As one of the first Soldiers to shoot a powerful 30 mm cannon from a new Stryker combat vehicle, Staff Sgt. Randall Engler was excited about what the weapon could do for his infantry squad.
“It’s empowering,” said Engler, of the 2nd Cavalry Regiment, which has asked the Army to give its Stryker fleet more lethality to deter Russia and other near-peer threats. “You’re laying that hate [on a target] with a bigger round. It’s doing a lot more damage and you’re getting better effects.”
Engler and 14 others from the regiment recently traveled from Germany to Aberdeen Proving Ground as part of a six-week test and training event on the new Stryker Infantry Carrier Vehicle, which is nicknamed “Dragoon” after the unit.
The Soldiers also tested the new CROWS-J system, a common remote-operated weapons station that allows troops to fire Javelin anti-tank guided missiles from the safety inside existing Stryker models.
“We try to get users on the platform early on, that’s why there are crews from [2nd Cavalry] here now,” said Col. Glenn Dean, the Army’s Stryker program manager, during a media event Tuesday at Aberdeen.
Six Stryker vehicles from each 30 mm cannon and Javelin variant are slated to head to Germany this January, where more 2nd Cavalry Soldiers will be able to share their input. The Army hopes to field the combat vehicles in a forward location next summer when the regiment’s 1st Squadron is expected to go to Poland, Dean added.
The regiment requested more firepower for its 81 Stryker ICVs due to the recent military operations of Russia, which has shown hostility in parts of Eastern Europe.
“This capability coming to [2nd Cavalry] is directly attributable to Russian aggression and we are actively working with our foreign partners in how to help shape our formation,” said Lt. Col. Troy Meissel, the regiment’s deputy commanding officer.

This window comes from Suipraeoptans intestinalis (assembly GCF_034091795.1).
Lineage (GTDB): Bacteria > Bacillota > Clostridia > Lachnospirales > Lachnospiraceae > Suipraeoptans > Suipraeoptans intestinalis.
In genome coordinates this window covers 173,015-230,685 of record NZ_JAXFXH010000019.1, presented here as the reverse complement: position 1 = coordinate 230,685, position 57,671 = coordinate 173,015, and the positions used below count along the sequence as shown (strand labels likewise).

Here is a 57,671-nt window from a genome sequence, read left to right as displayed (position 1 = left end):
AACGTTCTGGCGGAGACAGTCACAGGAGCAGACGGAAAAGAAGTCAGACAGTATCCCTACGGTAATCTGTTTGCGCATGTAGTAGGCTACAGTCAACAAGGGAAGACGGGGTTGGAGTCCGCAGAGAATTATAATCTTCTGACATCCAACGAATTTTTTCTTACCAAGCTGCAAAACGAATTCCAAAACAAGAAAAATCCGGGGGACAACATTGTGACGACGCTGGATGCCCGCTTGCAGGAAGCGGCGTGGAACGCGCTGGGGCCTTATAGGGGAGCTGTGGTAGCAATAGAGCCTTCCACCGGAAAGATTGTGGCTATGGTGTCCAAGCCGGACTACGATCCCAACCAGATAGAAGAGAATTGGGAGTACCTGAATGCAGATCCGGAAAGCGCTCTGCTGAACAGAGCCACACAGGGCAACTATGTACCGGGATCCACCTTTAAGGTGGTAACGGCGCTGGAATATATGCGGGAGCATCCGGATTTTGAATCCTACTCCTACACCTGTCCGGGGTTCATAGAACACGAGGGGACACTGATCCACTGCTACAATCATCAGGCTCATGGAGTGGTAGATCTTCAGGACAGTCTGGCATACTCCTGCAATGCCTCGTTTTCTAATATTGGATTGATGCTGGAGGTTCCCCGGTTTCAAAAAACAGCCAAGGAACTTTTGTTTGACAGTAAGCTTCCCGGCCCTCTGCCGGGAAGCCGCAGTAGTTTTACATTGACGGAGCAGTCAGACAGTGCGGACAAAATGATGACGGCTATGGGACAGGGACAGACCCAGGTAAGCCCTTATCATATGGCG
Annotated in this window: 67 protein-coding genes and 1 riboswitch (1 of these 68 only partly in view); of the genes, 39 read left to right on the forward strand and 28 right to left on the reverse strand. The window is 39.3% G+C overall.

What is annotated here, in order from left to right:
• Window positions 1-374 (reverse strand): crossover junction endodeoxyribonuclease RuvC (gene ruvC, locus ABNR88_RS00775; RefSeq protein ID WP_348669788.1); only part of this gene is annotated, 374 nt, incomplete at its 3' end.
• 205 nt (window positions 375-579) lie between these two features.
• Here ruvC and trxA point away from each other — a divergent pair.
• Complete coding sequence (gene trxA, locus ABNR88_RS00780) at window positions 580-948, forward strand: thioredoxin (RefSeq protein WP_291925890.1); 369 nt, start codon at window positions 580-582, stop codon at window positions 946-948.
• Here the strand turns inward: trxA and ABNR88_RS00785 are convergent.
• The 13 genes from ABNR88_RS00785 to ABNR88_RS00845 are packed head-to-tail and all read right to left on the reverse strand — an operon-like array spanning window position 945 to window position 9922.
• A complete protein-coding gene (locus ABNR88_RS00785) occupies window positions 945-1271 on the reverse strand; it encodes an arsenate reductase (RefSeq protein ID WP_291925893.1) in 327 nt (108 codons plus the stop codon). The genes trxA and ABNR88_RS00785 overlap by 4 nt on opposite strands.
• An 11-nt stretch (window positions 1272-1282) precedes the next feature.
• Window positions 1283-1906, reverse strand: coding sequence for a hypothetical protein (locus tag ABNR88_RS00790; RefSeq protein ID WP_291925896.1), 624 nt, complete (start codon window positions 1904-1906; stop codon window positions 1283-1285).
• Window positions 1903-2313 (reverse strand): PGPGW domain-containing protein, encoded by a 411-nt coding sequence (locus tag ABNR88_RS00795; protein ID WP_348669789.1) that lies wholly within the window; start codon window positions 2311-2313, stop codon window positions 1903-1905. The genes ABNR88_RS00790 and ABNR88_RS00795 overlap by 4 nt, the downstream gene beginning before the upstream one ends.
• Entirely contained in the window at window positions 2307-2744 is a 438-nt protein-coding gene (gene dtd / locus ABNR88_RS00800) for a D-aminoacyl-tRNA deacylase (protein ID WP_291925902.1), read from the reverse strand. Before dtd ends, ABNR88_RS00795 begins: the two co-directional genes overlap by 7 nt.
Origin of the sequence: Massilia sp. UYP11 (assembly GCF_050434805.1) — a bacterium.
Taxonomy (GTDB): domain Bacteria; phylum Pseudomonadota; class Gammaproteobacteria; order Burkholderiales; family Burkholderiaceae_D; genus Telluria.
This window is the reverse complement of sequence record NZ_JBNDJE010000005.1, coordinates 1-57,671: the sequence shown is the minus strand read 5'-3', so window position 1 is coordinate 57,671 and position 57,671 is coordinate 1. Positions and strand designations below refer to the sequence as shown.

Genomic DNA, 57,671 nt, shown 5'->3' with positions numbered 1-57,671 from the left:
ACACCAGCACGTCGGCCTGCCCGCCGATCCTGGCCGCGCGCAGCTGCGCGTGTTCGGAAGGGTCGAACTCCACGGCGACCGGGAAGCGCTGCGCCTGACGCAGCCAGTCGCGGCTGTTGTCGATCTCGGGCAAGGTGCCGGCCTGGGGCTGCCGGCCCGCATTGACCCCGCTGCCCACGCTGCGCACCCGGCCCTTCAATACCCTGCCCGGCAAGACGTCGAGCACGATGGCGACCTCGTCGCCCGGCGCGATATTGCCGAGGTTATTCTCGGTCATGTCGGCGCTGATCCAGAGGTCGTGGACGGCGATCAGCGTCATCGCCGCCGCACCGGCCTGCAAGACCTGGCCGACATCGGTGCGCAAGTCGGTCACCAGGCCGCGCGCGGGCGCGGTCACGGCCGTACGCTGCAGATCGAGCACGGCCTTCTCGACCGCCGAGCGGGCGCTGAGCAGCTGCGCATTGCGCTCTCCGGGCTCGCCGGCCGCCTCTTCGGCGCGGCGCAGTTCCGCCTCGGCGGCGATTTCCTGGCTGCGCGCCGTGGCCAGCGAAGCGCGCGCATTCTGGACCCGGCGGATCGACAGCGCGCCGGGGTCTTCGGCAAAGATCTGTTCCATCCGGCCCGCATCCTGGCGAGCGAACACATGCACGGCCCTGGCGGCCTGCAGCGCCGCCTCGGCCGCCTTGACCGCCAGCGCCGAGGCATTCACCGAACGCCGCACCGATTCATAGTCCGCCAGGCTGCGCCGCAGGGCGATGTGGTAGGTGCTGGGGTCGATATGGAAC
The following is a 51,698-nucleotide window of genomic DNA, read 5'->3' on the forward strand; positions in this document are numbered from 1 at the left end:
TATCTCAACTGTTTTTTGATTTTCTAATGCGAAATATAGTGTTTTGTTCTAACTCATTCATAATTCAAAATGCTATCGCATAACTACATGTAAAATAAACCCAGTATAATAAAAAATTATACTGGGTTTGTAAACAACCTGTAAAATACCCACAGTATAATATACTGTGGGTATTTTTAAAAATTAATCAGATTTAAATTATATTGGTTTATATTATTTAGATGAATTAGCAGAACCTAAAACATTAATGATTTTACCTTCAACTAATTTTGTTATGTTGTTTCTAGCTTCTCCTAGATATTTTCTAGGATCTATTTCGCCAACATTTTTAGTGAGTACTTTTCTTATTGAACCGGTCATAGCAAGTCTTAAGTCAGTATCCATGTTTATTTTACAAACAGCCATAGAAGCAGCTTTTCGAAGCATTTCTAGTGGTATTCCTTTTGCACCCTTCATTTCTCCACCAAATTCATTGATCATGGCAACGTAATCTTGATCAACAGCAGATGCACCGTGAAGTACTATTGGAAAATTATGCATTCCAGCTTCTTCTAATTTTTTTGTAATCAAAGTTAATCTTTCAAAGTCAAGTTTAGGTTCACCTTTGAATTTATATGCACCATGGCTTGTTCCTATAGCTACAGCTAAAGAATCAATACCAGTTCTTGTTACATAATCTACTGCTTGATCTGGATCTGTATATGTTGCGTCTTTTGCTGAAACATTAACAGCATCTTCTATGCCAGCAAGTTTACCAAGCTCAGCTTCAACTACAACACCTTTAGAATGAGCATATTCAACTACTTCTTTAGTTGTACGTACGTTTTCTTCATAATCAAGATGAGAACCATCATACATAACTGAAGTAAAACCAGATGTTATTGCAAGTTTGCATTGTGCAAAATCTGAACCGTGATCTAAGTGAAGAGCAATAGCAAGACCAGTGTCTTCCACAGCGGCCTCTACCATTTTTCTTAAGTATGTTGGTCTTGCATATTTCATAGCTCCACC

The limited number of American forces stationed in Europe also led to the request. Back in the Cold War, there were roughly 300,000 U.S. Soldiers in Europe. Now, there are only about 30,000, he said.
“How do we, as an Army, make 30,000 Soldiers feel like 300,000?” he asked. “This new ICV-D [Infantry Carrier Vehicle-Dragoon] is one of the ways that can help us do that.”
While the weapon upgrades are not meant to change the Stryker into a fighting vehicle, the new vehicles can help infantrymen be more effective in battle. “It allows us to get to the right place at the right time to close in and destroy the enemy,” Meissel said.
The acquisition of the 30 mm cannon-equipped Stryker, which began in the fall of 2015, was a relatively quick process. It took about 15 months from the receipt of funds to the delivery of ICV-D prototypes, said Maj. Gen. David Bassett, program executive officer for the Army’s ground combat systems.
“You’re seeing an acquisition timeline that was not driven by bureaucracy, but was driven by the actual activities and underlying tasks that we needed both our contractors and the Army team to do together,” Bassett said.